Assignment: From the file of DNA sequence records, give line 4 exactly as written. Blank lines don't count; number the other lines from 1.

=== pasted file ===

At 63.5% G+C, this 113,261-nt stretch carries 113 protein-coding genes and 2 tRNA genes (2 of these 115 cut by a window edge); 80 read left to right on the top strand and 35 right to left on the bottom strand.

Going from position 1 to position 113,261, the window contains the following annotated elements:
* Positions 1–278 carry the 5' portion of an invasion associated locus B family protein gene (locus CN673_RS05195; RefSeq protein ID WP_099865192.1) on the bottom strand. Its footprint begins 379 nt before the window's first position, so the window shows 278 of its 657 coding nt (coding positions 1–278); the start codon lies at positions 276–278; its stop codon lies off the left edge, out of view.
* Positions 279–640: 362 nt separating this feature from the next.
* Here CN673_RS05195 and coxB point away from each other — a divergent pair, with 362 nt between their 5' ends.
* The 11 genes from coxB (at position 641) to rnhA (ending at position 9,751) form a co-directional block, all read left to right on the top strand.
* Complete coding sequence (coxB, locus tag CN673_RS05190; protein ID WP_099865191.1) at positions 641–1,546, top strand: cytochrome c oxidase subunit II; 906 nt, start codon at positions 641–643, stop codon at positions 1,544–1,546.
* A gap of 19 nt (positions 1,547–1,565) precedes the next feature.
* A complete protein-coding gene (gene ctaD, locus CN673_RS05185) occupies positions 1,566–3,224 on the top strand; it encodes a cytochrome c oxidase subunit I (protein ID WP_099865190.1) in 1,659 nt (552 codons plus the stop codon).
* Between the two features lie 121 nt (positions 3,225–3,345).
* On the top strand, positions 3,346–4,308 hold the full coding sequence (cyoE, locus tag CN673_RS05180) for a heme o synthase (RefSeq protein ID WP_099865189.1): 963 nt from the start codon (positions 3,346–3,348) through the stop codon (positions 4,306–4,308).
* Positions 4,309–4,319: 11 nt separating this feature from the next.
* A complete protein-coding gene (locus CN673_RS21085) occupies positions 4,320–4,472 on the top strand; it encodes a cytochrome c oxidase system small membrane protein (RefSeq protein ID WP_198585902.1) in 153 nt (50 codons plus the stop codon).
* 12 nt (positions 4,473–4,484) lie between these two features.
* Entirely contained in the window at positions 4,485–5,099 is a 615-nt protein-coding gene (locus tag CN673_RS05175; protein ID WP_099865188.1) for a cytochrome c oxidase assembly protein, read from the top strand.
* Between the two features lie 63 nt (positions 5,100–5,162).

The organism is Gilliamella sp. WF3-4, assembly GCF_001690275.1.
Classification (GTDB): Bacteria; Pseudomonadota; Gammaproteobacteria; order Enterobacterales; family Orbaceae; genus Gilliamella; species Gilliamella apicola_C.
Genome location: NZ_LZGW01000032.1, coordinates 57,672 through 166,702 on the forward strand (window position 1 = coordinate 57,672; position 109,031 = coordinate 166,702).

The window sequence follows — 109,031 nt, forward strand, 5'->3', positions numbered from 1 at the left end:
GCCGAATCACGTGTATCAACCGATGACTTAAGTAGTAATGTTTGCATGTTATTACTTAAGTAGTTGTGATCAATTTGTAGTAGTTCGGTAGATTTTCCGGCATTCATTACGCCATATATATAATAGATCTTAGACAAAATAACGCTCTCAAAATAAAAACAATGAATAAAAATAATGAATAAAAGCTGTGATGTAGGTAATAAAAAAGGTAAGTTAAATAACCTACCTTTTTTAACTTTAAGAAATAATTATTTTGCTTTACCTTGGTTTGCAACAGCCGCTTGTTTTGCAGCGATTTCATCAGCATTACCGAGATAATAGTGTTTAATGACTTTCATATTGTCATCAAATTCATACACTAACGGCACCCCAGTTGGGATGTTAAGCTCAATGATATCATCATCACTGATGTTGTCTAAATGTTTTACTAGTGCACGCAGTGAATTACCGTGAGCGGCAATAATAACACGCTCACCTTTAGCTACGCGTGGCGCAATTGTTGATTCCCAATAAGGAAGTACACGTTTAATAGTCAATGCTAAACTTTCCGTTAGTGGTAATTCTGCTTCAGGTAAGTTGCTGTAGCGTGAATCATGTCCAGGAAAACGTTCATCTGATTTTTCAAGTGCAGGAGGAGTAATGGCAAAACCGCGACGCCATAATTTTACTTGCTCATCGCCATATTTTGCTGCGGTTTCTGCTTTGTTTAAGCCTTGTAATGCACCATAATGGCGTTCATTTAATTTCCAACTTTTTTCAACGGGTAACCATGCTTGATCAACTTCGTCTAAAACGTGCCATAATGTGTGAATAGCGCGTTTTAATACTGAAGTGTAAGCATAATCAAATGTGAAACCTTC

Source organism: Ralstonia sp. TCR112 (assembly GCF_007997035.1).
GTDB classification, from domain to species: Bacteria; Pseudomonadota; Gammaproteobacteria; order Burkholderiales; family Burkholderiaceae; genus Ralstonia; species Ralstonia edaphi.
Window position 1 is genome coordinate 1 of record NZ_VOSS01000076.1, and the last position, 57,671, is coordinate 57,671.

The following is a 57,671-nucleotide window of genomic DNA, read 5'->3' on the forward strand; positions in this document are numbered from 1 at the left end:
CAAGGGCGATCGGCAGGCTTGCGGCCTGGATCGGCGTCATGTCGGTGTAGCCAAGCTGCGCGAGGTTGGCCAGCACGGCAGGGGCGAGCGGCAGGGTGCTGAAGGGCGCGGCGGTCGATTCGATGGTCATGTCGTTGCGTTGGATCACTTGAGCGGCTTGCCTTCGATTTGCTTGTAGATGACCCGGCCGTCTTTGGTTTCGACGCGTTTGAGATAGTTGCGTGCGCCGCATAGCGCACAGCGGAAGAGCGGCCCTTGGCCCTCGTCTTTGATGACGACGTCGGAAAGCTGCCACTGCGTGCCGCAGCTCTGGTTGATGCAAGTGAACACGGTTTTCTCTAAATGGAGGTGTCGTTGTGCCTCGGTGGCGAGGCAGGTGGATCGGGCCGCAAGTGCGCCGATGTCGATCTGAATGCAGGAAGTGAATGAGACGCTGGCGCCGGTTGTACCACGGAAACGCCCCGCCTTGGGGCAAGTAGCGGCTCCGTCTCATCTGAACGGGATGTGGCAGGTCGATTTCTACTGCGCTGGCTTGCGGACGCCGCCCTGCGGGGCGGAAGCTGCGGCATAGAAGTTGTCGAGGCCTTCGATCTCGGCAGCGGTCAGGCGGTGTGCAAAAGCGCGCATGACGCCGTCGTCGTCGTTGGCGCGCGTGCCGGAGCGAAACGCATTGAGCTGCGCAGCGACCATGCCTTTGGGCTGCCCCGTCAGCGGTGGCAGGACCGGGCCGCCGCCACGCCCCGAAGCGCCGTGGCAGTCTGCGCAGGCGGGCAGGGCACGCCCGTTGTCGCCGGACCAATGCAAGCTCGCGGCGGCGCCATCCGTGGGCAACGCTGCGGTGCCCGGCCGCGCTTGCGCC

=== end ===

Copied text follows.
* Positions 279–640: 362 nt separating this feature from the next.